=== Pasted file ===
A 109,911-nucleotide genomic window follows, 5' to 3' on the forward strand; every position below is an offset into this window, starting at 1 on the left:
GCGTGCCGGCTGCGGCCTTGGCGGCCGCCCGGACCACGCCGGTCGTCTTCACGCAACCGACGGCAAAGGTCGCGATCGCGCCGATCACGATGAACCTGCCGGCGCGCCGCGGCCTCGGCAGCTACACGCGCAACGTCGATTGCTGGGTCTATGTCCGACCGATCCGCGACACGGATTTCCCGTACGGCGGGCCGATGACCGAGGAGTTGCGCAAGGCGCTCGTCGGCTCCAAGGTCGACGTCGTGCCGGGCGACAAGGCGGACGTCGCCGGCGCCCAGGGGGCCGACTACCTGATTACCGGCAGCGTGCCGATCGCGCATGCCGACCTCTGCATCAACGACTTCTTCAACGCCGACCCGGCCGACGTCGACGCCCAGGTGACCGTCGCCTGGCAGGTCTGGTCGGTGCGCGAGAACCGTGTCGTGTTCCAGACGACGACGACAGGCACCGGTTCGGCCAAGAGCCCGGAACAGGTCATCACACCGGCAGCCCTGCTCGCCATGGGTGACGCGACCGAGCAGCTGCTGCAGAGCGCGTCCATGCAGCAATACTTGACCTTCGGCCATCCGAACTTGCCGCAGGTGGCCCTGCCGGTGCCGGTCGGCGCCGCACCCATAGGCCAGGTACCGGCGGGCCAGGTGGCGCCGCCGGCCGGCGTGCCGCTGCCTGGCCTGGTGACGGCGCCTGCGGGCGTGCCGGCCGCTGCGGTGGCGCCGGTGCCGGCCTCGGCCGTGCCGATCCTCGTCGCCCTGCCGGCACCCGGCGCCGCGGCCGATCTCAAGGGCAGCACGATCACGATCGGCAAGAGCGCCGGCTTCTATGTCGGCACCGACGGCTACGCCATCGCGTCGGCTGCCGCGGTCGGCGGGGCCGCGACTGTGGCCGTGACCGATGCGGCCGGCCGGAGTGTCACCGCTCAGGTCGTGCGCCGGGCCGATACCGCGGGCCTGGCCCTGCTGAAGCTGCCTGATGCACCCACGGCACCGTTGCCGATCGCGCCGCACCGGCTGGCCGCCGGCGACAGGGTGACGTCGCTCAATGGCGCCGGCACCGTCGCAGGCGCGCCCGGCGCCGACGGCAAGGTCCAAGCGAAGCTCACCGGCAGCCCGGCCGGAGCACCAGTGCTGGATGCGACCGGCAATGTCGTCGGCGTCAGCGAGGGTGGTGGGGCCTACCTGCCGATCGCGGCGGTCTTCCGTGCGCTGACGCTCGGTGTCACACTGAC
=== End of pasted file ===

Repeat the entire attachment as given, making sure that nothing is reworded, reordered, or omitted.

A 109,911-nucleotide genomic window follows, 5' to 3' on the forward strand; every position below is an offset into this window, starting at 1 on the left:
GCGTGCCGGCTGCGGCCTTGGCGGCCGCCCGGACCACGCCGGTCGTCTTCACGCAACCGACGGCAAAGGTCGCGATCGCGCCGATCACGATGAACCTGCCGGCGCGCCGCGGCCTCGGCAGCTACACGCGCAACGTCGATTGCTGGGTCTATGTCCGACCGATCCGCGACACGGATTTCCCGTACGGCGGGCCGATGACCGAGGAGTTGCGCAAGGCGCTCGTCGGCTCCAAGGTCGACGTCGTGCCGGGCGACAAGGCGGACGTCGCCGGCGCCCAGGGGGCCGACTACCTGATTACCGGCAGCGTGCCGATCGCGCATGCCGACCTCTGCATCAACGACTTCTTCAACGCCGACCCGGCCGACGTCGACGCCCAGGTGACCGTCGCCTGGCAGGTCTGGTCGGTGCGCGAGAACCGTGTCGTGTTCCAGACGACGACGACAGGCACCGGTTCGGCCAAGAGCCCGGAACAGGTCATCACACCGGCAGCCCTGCTCGCCATGGGTGACGCGACCGAGCAGCTGCTGCAGAGCGCGTCCATGCAGCAATACTTGACCTTCGGCCATCCGAACTTGCCGCAGGTGGCCCTGCCGGTGCCGGTCGGCGCCGCACCCATAGGCCAGGTACCGGCGGGCCAGGTGGCGCCGCCGGCCGGCGTGCCGCTGCCTGGCCTGGTGACGGCGCCTGCGGGCGTGCCGGCCGCTGCGGTGGCGCCGGTGCCGGCCTCGGCCGTGCCGATCCTCGTCGCCCTGCCGGCACCCGGCGCCGCGGCCGATCTCAAGGGCAGCACGATCACGATCGGCAAGAGCGCCGGCTTCTATGTCGGCACCGACGGCTACGCCATCGCGTCGGCTGCCGCGGTCGGCGGGGCCGCGACTGTGGCCGTGACCGATGCGGCCGGCCGGAGTGTCACCGCTCAGGTCGTGCGCCGGGCCGATACCGCGGGCCTGGCCCTGCTGAAGCTGCCTGATGCACCCACGGCACCGTTGCCGATCGCGCCGCACCGGCTGGCCGCCGGCGACAGGGTGACGTCGCTCAATGGCGCCGGCACCGTCGCAGGCGCGCCCGGCGCCGACGGCAAGGTCCAAGCGAAGCTCACCGGCAGCCCGGCCGGAGCACCAGTGCTGGATGCGACCGGCAATGTCGTCGGCGTCAGCGAGGGTGGTGGGGCCTACCTGCCGATCGCGGCGGTCTTCCGTGCGCTGACGCTCGGTGTCACACTGAC